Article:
Porto's Port Wine Cellars opened their doors to visitors in the 1960s and have since become the city's most sought-after attraction. There are over 50 cellars, however not all of them are open to visitors. The majority stand on the Gaia hillside with their world-famous names in giant neon signs (names such as Sandeman, Graham, Taylor's, and Cockburn). Many offer free guided tours and tastings, explaining the winemaking and storage process, as well as the origin and characteristics of the wine.
Palácio da Bolsa
The palatial 19th century Palácio de Bolsa, formerly a stock market, was built to impress potential European investors. This splendid Neoclassical monument honors Porto’s past and present money merchants. Just past the entrance is the glass-domed Pátio das Nações (Hall of Nations), where the exchange once operated. Inside, there are many rooms not to be missed. The highlight is a stupendous ballroom called the Salão Árabe (Arabian Hall), with stucco walls that have been teased into complex Moorish designs, then gilded with 18kg of gold.
Ponte de Dom Luís I Bridge
Completed in 1886 by a student of Gustave Eiffel, the bridge’s top deck is now reserved for pedestrians, as well as one of the city’s metro lines. The lower deck bears regular traffic, with narrow pedestrian walkways lining the road. The views of the river and Old Town are simply stunning, as are the daredevils who leap from the top.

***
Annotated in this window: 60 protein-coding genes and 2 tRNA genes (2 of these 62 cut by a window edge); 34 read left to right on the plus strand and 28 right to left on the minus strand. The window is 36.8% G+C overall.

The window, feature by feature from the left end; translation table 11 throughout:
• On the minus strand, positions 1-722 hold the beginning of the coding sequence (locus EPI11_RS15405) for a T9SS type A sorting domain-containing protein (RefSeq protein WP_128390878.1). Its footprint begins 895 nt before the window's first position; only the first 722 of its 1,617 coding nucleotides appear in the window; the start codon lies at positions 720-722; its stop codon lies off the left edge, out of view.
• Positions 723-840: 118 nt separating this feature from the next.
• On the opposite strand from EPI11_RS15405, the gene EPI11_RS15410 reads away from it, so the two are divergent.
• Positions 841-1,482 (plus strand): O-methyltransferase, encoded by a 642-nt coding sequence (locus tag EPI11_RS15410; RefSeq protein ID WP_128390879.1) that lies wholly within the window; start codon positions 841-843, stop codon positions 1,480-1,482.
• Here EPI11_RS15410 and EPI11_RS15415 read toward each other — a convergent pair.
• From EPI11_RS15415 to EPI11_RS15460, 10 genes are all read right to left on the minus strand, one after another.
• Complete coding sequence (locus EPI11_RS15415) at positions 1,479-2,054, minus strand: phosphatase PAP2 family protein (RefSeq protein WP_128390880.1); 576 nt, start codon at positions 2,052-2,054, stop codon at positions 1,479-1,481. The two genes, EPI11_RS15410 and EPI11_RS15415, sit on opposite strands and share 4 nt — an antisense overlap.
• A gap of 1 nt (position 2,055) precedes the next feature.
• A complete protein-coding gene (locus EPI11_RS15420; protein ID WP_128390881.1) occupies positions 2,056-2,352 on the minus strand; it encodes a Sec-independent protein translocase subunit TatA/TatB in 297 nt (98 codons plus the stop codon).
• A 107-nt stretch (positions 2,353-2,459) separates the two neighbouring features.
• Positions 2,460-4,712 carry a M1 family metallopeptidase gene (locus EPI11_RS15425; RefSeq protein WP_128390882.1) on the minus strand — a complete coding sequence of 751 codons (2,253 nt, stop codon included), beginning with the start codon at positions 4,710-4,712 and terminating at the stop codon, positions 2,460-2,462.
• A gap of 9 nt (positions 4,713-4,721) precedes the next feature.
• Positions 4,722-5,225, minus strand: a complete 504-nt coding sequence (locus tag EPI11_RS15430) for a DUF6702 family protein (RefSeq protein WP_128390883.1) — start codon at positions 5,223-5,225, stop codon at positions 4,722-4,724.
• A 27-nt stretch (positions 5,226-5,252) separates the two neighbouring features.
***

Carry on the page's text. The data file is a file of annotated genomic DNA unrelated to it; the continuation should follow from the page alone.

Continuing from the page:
Casa da Música
Grand and minimalist, sophisticated yet populist, Porto's music mecca is the Casa da Música, with a shoebox-style concert hall at its heart, meticulously engineered to accommodate everything from jazz duets to Beethoven's Ninth. The hall holds concerts most nights of the year, from classical and jazz to fado and electronica, with occasional summer concerts staged outdoors in the adjoining plaza.
Church of São Francisco
The Igreja de São Francisco (Church of Saint Francis) is the most prominent Gothic monument in Porto, known for its extravagant Baroque interior with ornate gilded carvings. It is one of Europe's most extraordinarily lavish church interiors, completely covered in gold. It is located in the historic center of the city and has been declared a World Heritage Site by UNESCO.
Igreja do Carmo
Dating to the late 18th century, this captivating azulejo-covered church is one of Porto’s best examples of Rococo architecture. The tiled panel on the facade pays tribute to Nossa Senhora (Our Lady).
The Clérigos Church "Church of the Clergymen" is an Iconic landmark overlooking the city of Porto. Its tall bell tower, the Torre dos Clérigos, can be seen from various points of the city and is one of its most characteristic symbols. The church was built for the Brotherhood of the Clérigos by Nicolau Nasoni, an Italian architect and painter who left an expanse of work in the north of Portugal during the 18th century. Construction of the church began in 1732 and was finished around 1750, while the monumental divided stairway in front of the church was completed in the 1750s.